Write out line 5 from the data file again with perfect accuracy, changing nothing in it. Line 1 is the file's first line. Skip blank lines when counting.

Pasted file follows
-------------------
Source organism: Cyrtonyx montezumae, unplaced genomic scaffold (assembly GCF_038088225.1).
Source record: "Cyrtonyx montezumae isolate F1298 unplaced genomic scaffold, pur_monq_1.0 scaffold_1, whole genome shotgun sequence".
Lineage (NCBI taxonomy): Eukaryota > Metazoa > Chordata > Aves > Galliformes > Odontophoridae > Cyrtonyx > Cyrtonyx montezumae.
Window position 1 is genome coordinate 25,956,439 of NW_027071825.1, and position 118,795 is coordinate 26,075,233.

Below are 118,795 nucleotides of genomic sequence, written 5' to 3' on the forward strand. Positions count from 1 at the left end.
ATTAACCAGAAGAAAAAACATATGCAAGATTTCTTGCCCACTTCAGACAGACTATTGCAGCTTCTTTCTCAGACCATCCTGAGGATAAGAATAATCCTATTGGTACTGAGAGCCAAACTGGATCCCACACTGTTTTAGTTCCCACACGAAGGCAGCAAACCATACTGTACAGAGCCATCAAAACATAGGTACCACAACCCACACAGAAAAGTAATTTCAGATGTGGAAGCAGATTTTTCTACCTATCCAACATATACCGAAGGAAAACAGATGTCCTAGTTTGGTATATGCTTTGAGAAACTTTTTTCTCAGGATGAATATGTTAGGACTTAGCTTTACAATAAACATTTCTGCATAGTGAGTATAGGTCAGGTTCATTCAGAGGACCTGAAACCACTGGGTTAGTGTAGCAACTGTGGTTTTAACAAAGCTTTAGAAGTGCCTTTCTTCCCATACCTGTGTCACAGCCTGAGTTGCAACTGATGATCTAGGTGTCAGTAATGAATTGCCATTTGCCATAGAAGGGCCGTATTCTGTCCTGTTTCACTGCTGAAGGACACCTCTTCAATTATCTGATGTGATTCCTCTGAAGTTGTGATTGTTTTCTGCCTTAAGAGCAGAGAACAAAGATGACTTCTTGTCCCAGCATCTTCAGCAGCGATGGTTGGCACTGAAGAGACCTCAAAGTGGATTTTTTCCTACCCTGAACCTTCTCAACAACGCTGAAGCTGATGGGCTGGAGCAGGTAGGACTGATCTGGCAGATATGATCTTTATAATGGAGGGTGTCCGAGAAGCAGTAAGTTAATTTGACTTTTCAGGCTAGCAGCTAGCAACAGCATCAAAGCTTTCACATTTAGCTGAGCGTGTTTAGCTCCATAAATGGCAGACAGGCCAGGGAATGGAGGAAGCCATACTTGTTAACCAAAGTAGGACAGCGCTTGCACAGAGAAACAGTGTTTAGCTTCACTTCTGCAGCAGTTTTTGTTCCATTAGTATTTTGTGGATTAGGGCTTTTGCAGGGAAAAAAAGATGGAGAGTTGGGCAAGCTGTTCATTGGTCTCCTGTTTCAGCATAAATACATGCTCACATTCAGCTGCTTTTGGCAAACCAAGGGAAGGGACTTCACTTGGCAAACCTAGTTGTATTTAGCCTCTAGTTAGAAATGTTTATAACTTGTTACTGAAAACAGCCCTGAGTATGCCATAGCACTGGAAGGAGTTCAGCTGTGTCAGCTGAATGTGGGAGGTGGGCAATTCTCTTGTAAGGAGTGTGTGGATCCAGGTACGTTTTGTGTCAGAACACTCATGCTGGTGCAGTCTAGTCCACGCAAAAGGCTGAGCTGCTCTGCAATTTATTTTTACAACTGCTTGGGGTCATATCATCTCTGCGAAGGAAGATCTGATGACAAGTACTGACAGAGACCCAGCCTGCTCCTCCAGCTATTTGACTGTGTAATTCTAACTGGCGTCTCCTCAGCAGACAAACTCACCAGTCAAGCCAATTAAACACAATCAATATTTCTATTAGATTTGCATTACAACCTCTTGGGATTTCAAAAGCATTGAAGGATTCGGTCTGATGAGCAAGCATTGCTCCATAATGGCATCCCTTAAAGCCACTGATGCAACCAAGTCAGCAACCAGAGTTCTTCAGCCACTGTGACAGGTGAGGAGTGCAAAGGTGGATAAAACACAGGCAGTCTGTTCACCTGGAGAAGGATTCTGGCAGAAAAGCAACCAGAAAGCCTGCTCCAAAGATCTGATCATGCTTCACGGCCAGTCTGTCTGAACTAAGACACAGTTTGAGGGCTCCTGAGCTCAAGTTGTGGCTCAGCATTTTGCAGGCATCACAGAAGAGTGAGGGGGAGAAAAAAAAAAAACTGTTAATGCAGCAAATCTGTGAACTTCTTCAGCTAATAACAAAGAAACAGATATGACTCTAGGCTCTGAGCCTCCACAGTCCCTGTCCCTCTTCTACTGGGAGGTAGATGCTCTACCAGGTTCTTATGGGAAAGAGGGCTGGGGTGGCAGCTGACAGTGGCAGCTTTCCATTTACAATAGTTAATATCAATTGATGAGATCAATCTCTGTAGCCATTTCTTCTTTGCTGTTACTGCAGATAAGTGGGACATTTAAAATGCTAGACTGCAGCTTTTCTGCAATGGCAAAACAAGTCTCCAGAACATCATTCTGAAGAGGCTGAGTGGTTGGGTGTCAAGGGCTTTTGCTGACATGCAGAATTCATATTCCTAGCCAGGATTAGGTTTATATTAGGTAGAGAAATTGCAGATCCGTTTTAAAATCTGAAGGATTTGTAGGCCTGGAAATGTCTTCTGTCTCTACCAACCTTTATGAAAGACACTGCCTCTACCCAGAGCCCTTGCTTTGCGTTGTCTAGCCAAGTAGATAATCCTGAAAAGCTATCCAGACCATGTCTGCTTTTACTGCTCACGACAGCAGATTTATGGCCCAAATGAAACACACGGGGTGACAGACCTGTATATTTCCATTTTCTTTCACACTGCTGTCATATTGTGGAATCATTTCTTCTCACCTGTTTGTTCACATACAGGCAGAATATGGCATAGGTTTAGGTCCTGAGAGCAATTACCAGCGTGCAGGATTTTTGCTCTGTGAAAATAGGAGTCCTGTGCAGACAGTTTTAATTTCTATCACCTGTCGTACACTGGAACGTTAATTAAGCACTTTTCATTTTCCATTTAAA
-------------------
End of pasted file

Below are 118,795 nucleotides of genomic sequence, written 5' to 3' on the forward strand. Positions count from 1 at the left end.